The emergence of cost-effective mesh topologies enables new applications where traditional star topologies come up short. For example, a home lighting application can quickly exceed 30 lights and sensors. A Wi-Fi router is frequently unable to provide wholehouse coverage due to multipath propagation or shadowing. But a mesh topology ensures a robust connection to all locations in the house with lowest costper-node. Furthermore, mesh topologies enabled by ZigBee software, such as Silicon Labsâ&#x20AC;&#x2122; EmberZNet PRO, allow hundreds and potentially thousands of nodes on a single network, much more than the number of devices permitted by Bluetooth (7) or Wi-Fi (32).

Energy Storage and Harvesting Technologies

The wide variety of battery technologies available today for WSNs enables system designers to tailor their energy storage devices to the needs of their applications. For example, the latest lithium battery technologies allow optimization for any operating lifetime or environment. For applications with small temperature variation and short lifetime, lithium manganese dioxide (LiMnO2) batteries provide solid performance at cost-effective prices, while applications demanding large temperature ranges and multi-decade lifetime are satisfied with batteries based on lithium thionyl chloride (LiSOCL2) chemistry. While batteries represent the preferred low-cost energy storage technology, energy scavenging and harvesting devices are beginning to emerge as viable battery replacements in some applications. For example, power can be generated from temperature differences through thermoelectric and pyroelectric effects, kinetic motion of piezoelectric materials, photovoltaic cells that capture sunlight, or even the direct conversion of RF energy through specialized antennas and rectification. Examples of energy scavenging and harvesting devices coming to market today include piezoelectric light and doorbell switches. Research is ongoing in the energy scavenging domain, and deployment costs are expected to continue to fall in the coming years.

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technology connected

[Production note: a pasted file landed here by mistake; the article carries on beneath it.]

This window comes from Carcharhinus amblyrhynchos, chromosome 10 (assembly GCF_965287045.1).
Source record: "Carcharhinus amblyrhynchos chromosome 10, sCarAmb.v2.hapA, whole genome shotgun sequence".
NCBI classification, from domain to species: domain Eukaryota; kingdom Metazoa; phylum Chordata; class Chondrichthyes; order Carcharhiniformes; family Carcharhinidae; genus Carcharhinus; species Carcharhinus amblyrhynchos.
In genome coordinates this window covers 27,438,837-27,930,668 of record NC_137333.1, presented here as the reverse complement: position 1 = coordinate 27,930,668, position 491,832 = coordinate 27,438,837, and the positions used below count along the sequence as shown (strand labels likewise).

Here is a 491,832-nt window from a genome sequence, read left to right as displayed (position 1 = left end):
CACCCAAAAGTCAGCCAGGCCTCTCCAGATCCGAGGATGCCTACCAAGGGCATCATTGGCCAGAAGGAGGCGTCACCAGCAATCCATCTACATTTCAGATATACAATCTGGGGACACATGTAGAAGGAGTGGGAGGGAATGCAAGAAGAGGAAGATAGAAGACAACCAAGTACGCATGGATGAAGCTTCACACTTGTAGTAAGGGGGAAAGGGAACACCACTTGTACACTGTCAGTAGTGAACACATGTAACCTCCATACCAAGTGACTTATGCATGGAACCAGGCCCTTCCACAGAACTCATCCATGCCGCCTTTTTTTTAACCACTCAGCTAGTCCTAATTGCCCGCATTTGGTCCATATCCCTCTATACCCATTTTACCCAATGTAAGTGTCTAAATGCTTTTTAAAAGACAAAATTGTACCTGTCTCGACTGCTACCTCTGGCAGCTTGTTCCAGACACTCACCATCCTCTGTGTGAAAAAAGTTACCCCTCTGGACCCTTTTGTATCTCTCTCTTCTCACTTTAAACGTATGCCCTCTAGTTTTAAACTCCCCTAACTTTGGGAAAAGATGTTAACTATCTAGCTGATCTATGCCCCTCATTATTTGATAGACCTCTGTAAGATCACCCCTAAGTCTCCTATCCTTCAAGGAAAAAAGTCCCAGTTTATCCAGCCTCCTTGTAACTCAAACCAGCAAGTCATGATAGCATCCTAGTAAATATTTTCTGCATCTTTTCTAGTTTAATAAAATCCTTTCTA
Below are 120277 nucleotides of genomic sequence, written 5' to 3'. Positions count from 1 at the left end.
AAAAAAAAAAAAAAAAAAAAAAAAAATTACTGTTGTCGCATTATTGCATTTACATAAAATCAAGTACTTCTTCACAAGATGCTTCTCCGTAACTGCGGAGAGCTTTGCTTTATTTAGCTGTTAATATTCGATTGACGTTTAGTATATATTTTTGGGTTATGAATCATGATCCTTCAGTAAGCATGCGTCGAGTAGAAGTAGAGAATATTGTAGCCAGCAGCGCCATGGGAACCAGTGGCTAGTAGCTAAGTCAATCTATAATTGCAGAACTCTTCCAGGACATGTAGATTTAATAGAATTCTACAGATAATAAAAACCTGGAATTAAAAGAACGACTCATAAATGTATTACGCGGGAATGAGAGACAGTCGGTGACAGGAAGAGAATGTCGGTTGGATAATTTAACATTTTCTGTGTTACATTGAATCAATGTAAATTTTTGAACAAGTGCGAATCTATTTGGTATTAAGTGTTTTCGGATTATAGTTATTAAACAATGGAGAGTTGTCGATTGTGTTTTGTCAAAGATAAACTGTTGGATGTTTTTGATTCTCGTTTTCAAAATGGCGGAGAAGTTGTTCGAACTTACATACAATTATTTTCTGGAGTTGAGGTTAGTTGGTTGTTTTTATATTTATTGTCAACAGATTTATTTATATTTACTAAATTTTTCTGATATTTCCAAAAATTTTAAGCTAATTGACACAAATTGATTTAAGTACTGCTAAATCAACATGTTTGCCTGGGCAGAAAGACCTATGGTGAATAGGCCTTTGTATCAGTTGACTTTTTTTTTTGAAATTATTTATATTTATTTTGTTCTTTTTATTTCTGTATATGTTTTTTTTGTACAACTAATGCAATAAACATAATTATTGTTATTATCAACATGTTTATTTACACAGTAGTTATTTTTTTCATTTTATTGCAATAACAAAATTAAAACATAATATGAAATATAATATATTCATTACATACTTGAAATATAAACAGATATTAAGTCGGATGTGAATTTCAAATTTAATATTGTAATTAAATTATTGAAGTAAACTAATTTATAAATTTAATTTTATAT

Convergence of Technologies

To understand the impact of technology convergence in today’s WSN applications, let’s examine the power needed to send information from one sensor to an aggregator located about 3 km away in the WSN using wireless MCUs. For the purposes of this example, we will assume a receiver power consumption of 10 mW and sensitivity of -60 dBm for an effective link budget of 80 dB. Furthermore, the transmitter power will be simplified as only the power amplifier. If we examine the number of transmitter and receiver pairs needed to transmit this data from one end of the network to the next, the following trend emerges as shown in Figure 3. For a single transmitter/receiver pair, the total power consumed by the network during transmission is 110 mW, but that power drops to 70 mW when a repeater is installed halfway between, representing a 36 percent power savings. Including this repeater means that the network protocol needs to increase complexity beyond a simple one-way link and into a star or mesh network. With the additional repeater in place, the WSN designer is free to place another sensor at only an incremental cost, transitioning the simple repeater into a fully functional sensor node. Having more sensors in the network increases the WSN’s utility in accordance with Metcalfe’s Law, which states that the network value is proportional to the square of the number of nodes. While the utility of the network has increased and power consumption has decreased, there was an additional hardware expense of a sensor and transceiver pair. This additional hardware cost is offset because the deployment and replacement cost for a WSN can be 10x the hardware costs involved. In other words, the extended lifetime of the network for a given energy storage technology more than makes up for the additional hardware costs. Likewise, if extended network lifetime is not desired, the network designers are now free to choose a less expensive battery technology. Through advances in sensor, networking, semiconductor and energy storage technologies, future WSNs will